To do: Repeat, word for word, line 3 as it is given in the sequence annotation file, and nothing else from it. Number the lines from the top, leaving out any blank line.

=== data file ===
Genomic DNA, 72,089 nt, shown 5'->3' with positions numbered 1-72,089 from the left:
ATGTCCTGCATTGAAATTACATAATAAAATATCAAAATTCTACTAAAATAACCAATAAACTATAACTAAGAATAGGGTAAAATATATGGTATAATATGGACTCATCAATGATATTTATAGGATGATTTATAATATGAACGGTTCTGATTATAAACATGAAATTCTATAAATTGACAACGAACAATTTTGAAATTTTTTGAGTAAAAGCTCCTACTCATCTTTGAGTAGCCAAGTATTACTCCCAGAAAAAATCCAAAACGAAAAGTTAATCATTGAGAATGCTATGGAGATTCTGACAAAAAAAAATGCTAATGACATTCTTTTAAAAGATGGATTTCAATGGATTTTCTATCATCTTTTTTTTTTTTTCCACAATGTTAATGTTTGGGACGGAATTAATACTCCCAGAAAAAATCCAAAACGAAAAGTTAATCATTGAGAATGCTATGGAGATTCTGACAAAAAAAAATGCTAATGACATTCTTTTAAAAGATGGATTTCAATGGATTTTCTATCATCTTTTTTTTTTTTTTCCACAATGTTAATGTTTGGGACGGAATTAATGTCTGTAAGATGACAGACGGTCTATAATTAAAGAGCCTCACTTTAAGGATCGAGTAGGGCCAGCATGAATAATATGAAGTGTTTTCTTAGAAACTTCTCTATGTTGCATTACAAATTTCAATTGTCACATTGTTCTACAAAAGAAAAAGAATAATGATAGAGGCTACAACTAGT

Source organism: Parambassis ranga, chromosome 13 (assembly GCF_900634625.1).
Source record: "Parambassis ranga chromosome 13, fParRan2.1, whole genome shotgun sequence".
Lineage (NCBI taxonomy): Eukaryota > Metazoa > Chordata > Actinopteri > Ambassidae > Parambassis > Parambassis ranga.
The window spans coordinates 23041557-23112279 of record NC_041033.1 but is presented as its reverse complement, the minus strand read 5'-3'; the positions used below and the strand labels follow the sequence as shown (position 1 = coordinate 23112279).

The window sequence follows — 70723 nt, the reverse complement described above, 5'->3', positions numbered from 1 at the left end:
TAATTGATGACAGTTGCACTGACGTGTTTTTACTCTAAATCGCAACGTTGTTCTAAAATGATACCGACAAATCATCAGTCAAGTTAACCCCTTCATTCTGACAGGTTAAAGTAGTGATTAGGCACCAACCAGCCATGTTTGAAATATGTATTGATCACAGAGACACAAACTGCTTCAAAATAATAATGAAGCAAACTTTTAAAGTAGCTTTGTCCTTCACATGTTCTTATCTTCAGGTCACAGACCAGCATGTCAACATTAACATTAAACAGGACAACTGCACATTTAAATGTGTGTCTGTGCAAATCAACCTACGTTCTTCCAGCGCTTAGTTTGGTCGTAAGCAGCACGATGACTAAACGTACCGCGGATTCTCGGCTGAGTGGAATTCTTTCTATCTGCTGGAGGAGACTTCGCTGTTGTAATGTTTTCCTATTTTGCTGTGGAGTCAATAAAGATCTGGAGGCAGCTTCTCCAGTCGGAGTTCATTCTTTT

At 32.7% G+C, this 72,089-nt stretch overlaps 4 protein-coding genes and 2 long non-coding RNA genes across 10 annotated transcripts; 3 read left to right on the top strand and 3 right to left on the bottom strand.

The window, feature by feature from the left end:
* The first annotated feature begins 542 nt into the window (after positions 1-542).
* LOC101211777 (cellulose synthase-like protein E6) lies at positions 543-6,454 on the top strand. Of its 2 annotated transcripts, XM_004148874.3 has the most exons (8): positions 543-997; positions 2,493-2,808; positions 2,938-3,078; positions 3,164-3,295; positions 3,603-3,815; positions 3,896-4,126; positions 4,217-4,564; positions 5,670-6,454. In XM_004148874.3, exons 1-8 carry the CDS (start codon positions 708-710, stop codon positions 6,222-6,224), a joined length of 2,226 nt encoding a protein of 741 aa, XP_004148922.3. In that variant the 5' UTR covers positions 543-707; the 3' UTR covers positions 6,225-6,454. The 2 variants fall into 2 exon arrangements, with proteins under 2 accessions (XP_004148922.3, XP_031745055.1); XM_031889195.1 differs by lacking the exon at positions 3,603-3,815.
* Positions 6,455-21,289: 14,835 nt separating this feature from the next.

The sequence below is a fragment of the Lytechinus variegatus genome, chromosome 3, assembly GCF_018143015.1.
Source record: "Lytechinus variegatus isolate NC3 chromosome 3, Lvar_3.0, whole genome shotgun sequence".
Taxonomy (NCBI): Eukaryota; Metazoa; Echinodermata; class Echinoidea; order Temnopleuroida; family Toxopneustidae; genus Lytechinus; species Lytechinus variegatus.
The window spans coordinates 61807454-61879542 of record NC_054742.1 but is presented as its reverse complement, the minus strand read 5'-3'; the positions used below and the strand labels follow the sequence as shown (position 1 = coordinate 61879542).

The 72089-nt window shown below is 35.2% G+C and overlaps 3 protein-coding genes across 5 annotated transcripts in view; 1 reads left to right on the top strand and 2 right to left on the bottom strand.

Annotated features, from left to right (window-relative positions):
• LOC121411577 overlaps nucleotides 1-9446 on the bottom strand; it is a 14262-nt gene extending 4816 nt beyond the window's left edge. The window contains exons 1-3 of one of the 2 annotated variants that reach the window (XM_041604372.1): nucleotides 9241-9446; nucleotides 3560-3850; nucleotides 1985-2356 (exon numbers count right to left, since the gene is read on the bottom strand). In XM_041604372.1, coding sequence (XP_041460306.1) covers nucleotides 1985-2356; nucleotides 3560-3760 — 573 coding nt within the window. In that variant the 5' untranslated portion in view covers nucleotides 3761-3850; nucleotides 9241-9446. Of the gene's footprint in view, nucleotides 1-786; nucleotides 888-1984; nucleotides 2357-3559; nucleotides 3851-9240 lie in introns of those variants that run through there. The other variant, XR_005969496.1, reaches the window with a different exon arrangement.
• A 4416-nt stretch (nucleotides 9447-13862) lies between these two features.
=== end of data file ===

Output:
Source organism: Parambassis ranga, chromosome 13 (assembly GCF_900634625.1).